As you look at this album’s cover or pour over some of the band’s hype, you might not expect much from Dogs (no “the”). They seem like one of those groups that kicked around the London scene aimlessly until some Diet Coke-slugging A&R rep was ordered to find “some bands that sound like those Frank Ferdinands”.
The beginning of Turn Against This Land offers a glint of optimism. The sound is hazy: A too-close guitar scrapes out some notes, a far-off piano player is playing some melody only a bit more complex than “Chopsticks”. Maybe this will sound like Radiohead! After all, most of the band members are from Cambridge. Then another guitar starts playing eight-fuzzed out notes, straight down the scale. Still interesting—maybe they’ll sound like King Crimson! Right when your hopes are cresting, a drum comes in, then a bass, both playing a thudding rhythm that you guess is going to accompany some Strokes or FF-simulation. And so it does. All of your instincts were correct: There is nothing new or surprising about Dogs.
The blame could be spread from the offices of Island to the band’s earliest musical tutors, but culprit number one is vocalist Johnny Cooke. He’s one of the estimated eight hundred thousand British singers to hear The Jam’s singer/dictator Paul Weller and decide “I’m as moody as him, so I can sound like that!” Weller could simmer down and sing quiet or soulfully when he wanted to, but Cooke can’t. The same shredded vocal chords approach a slow song, a snarky verse, or a fist-pumping chorus. Cooke can dash off a great wise-ass lyric, like “I went and burned the bridges at the weekend/ And now there’s nothing left but another week to end” from the opener “London Bridge”. But that doesn’t go in the “ways we’re different from every other British band” pile.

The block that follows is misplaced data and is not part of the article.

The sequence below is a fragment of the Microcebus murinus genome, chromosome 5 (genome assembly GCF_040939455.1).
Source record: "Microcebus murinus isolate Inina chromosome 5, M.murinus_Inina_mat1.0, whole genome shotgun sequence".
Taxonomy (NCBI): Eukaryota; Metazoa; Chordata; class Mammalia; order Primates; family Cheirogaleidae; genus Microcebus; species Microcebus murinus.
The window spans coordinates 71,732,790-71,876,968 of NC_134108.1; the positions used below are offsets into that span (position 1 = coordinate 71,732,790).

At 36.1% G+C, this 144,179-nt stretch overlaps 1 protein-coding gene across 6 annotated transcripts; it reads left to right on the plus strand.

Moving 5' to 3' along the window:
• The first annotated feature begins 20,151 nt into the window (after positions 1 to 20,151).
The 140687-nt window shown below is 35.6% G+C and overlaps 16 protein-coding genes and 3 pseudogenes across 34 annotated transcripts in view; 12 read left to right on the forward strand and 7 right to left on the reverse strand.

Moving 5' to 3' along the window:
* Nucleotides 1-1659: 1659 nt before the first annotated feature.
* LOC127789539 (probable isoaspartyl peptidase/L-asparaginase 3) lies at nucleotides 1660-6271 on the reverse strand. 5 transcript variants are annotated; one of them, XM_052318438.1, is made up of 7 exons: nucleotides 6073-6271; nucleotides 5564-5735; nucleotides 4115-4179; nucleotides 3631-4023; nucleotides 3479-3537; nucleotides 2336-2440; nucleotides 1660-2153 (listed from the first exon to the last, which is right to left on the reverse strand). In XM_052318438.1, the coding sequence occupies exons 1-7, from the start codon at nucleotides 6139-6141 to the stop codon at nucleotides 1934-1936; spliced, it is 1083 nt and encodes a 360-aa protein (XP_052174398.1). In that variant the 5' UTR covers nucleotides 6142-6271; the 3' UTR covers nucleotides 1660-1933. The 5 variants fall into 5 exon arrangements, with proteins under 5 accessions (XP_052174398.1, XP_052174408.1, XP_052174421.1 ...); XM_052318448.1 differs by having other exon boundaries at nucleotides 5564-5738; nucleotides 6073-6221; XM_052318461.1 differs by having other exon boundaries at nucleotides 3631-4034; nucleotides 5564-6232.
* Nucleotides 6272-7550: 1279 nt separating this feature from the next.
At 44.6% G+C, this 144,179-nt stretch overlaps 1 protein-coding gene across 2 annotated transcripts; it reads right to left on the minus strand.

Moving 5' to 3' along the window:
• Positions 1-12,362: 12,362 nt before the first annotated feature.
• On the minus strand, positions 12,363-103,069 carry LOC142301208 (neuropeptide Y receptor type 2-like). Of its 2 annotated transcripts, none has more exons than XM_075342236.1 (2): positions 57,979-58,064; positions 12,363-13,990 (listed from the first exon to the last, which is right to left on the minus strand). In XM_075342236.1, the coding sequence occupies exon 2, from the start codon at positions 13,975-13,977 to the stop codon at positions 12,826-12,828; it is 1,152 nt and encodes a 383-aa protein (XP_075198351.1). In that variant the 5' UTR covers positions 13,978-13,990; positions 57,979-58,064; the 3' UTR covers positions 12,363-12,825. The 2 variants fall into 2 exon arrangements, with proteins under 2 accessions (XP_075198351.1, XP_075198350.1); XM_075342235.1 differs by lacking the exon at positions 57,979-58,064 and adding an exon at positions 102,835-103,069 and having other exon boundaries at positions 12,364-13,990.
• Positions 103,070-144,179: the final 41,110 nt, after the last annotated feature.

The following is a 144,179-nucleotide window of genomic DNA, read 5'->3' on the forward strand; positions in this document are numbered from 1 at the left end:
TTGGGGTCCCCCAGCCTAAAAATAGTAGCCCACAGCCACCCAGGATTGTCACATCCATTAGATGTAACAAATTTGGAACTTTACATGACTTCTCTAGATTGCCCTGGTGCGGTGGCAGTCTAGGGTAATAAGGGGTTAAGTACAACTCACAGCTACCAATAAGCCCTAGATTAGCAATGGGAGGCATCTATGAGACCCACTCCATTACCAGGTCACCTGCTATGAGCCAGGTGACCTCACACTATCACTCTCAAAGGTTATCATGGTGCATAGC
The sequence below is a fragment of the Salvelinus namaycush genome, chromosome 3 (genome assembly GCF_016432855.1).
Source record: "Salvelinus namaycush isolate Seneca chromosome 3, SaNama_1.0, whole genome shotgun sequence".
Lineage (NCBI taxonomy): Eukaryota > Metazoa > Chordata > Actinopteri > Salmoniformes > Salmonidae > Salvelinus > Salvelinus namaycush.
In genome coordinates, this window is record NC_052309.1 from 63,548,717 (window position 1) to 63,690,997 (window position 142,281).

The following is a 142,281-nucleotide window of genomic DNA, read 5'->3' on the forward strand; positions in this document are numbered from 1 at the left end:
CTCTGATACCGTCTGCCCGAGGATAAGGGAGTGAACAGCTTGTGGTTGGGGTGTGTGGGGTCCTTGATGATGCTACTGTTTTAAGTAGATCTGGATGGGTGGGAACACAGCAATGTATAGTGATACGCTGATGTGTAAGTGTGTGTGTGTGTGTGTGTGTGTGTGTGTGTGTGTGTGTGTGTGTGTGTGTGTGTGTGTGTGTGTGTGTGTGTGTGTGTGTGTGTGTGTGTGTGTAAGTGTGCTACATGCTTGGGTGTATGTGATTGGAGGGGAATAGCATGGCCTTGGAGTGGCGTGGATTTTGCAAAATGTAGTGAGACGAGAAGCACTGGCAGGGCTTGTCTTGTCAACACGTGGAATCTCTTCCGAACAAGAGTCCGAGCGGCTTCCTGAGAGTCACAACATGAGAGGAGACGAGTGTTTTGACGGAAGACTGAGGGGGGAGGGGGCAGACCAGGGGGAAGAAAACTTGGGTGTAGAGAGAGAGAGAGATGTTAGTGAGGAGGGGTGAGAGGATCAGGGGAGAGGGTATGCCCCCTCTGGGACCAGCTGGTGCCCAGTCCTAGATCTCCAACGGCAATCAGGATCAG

But Cooke isn’t squandering the talents of a fantastic group of musicians. The work of guitarist Luciano Vargas and the rhythm section runs the gamut from “boring on speed” to “boring on ‘ludes”. Songs proceed pretty much how you’d expect from their intros—a fast bit here, a drum roll there. Vargas’ guitar solos consist of him throttling the neck, scratching a little, and hoping it sounds like My Bloody Valentine.
This combination, mystifyingly, has already turned three songs into singles for the band’s UK market. But on one of them, “End of an Era”, the steals from The Strokes and Franz Ferdinand outnumber the shouts from Cooke, and the result is actually quite fun. On one of the album tracks, “Tarred and Feathered”, a slower tempo and some guitar dampening is mixed into the formula. That works, too. There’s nothing inherently harmful about a band like Dogs packaging less inventive takes on the current Britpop formula. Sixties rock fans are happy to have their Assocation or Grass Roots records to fall back on when they get tired of the groundbreaking Beatles songs. The same factor’s at play here. If you’ve played out your copy of You Could Have It So Much Better, it’s nice to have something similar and non-threatening to spin until FF release some more b-sides.
But don’t let it look like you’re encouraging them.
// Sound Affects
"The man whose songs were recorded by Johnny Cash, Alan Jackson, Ricky Skaggs, David Allan Coe, The Highwaymen, and countless others succumbs to time’s cruel cue that the only token of permanence we have to offer are the effects of shared moments and memories.READ the article